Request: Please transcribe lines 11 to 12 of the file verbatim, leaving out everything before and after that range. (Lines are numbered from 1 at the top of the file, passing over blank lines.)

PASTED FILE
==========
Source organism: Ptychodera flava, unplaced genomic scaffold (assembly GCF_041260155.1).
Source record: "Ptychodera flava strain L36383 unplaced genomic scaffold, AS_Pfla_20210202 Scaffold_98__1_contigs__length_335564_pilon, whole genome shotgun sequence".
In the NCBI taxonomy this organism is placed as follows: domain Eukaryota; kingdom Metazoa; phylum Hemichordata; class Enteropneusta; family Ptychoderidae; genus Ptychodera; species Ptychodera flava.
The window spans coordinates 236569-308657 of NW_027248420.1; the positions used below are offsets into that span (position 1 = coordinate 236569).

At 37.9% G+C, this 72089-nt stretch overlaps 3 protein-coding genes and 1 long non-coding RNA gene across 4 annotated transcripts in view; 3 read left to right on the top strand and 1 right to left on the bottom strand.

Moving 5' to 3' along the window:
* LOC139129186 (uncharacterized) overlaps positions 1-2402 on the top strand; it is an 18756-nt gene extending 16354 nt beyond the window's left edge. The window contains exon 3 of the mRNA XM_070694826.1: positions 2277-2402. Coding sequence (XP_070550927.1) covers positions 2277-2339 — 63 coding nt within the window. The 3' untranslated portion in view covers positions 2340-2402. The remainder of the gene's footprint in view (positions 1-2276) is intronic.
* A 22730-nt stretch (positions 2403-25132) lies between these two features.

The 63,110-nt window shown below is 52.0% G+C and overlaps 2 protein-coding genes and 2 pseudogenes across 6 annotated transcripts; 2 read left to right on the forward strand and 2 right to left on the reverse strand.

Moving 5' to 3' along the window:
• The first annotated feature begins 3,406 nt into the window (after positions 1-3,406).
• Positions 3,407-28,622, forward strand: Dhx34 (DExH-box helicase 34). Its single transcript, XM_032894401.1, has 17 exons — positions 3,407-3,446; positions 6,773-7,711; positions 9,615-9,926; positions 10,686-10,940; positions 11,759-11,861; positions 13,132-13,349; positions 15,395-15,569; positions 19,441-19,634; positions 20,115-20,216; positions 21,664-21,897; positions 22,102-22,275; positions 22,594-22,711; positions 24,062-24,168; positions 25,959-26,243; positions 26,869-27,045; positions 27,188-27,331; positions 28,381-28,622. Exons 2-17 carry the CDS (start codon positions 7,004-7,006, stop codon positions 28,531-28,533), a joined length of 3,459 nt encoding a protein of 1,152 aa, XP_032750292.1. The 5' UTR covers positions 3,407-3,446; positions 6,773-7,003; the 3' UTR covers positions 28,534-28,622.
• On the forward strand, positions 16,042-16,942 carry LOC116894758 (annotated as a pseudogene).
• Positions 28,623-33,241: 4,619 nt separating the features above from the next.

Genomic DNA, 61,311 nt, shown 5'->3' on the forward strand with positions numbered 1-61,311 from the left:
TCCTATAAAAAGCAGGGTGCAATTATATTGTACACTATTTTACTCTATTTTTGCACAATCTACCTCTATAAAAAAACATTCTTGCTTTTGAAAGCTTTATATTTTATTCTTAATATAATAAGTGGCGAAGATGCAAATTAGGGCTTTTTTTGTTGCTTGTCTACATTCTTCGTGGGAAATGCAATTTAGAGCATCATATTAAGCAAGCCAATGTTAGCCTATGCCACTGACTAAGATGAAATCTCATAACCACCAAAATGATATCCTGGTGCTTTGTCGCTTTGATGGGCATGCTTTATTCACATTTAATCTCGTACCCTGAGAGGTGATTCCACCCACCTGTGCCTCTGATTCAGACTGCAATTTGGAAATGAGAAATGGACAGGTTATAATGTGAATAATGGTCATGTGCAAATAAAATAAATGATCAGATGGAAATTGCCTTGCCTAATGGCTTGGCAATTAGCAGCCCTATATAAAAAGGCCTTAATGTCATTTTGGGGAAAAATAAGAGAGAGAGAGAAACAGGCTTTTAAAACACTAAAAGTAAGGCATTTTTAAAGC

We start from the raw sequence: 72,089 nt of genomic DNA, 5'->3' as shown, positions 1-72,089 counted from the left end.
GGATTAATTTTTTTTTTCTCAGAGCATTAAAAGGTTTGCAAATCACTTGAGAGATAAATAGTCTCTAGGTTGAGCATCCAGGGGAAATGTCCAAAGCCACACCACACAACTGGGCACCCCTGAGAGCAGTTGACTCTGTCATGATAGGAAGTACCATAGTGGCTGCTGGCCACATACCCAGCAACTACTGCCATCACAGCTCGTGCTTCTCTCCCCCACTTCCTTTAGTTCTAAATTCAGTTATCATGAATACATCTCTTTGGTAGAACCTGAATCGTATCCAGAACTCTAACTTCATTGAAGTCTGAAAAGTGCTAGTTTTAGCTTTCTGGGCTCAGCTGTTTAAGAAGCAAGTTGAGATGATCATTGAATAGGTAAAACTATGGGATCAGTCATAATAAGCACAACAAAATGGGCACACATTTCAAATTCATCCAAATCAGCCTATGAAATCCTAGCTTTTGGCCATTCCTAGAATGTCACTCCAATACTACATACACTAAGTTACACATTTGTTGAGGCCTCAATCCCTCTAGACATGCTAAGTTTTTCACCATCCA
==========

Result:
• The first annotated feature begins 3,406 nt into the window (after positions 1-3,406).
• Positions 3,407-28,622, forward strand: Dhx34 (DExH-box helicase 34). Its single transcript, XM_032894401.1, has 17 exons — positions 3,407-3,446; positions 6,773-7,711; positions 9,615-9,926; positions 10,686-10,940; positions 11,759-11,861; positions 13,132-13,349; positions 15,395-15,569; positions 19,441-19,634; positions 20,115-20,216; positions 21,664-21,897; positions 22,102-22,275; positions 22,594-22,711; positions 24,062-24,168; positions 25,959-26,243; positions 26,869-27,045; positions 27,188-27,331; positions 28,381-28,622. Exons 2-17 carry the CDS (start codon positions 7,004-7,006, stop codon positions 28,531-28,533), a joined length of 3,459 nt encoding a protein of 1,152 aa, XP_032750292.1. The 5' UTR covers positions 3,407-3,446; positions 6,773-7,003; the 3' UTR covers positions 28,534-28,622.